Effects of Working Hours on Cerebro-cardiovascular Disease in Korea : A case-crossover study
A total of 2909 cases reviewed by the Work-related Disease Adjudication Committee (WDAC) in 2009 were included and 1,878 cases excluded by exclusion criteria, a total of 1,031 cases were selected and analyzed. The hazard period was defined as one week before the onset of disease; the control period was defined as the remaining period, except for the last week of the 3 months after the occurrence of the diseases. The average working-hour per week was set as the independent variable and the onset of cerebro-cardiovascular disease was set as the dependent variable in a conditional logistic analysis. The study results revealed that if the average number of hours worked per week increases, the odds ratio for cerebro-cardiovascular disease significantly increases to 1.452 (95% confidence interval, 1.219–1.724). Sub-group analysis revealed similar results however, the results were not statistically significant in women, those <50 years of age, and those work >60 hours per week.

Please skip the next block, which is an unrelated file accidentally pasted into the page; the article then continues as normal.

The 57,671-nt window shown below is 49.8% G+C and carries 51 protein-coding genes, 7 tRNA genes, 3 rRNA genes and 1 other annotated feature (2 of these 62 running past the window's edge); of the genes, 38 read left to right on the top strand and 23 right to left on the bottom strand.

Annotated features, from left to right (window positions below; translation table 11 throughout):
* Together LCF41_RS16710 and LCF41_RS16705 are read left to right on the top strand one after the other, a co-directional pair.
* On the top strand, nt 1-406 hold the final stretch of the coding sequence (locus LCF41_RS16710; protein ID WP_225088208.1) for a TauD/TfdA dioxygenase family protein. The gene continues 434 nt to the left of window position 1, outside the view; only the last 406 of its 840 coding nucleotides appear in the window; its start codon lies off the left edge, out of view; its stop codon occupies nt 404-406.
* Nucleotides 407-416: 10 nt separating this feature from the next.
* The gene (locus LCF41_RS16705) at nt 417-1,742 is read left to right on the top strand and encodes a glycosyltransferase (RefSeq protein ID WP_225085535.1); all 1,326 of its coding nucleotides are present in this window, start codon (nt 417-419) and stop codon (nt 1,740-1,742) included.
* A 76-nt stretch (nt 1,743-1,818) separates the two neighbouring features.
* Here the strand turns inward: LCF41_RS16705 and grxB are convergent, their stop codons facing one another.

Occupational health and safety
Public health or related research
Evaluate the relationship between the attack of work-related cerebro-cardiovascular disease and work hours.
Keyword(s): Workforce, Heart Disease
Qualified on the content I am responsible for because: This abstract is a part of my thesis submitted to the graduate school the Catholic University of Korea for the degree of master of public health.
Any relevant financial relationships? No
I agree to comply with the American Public Health Association Conflict of Interest and Commercial Support Guidelines, and to disclose to the participants any off-label or experimental uses of a commercial product or service discussed in my presentation.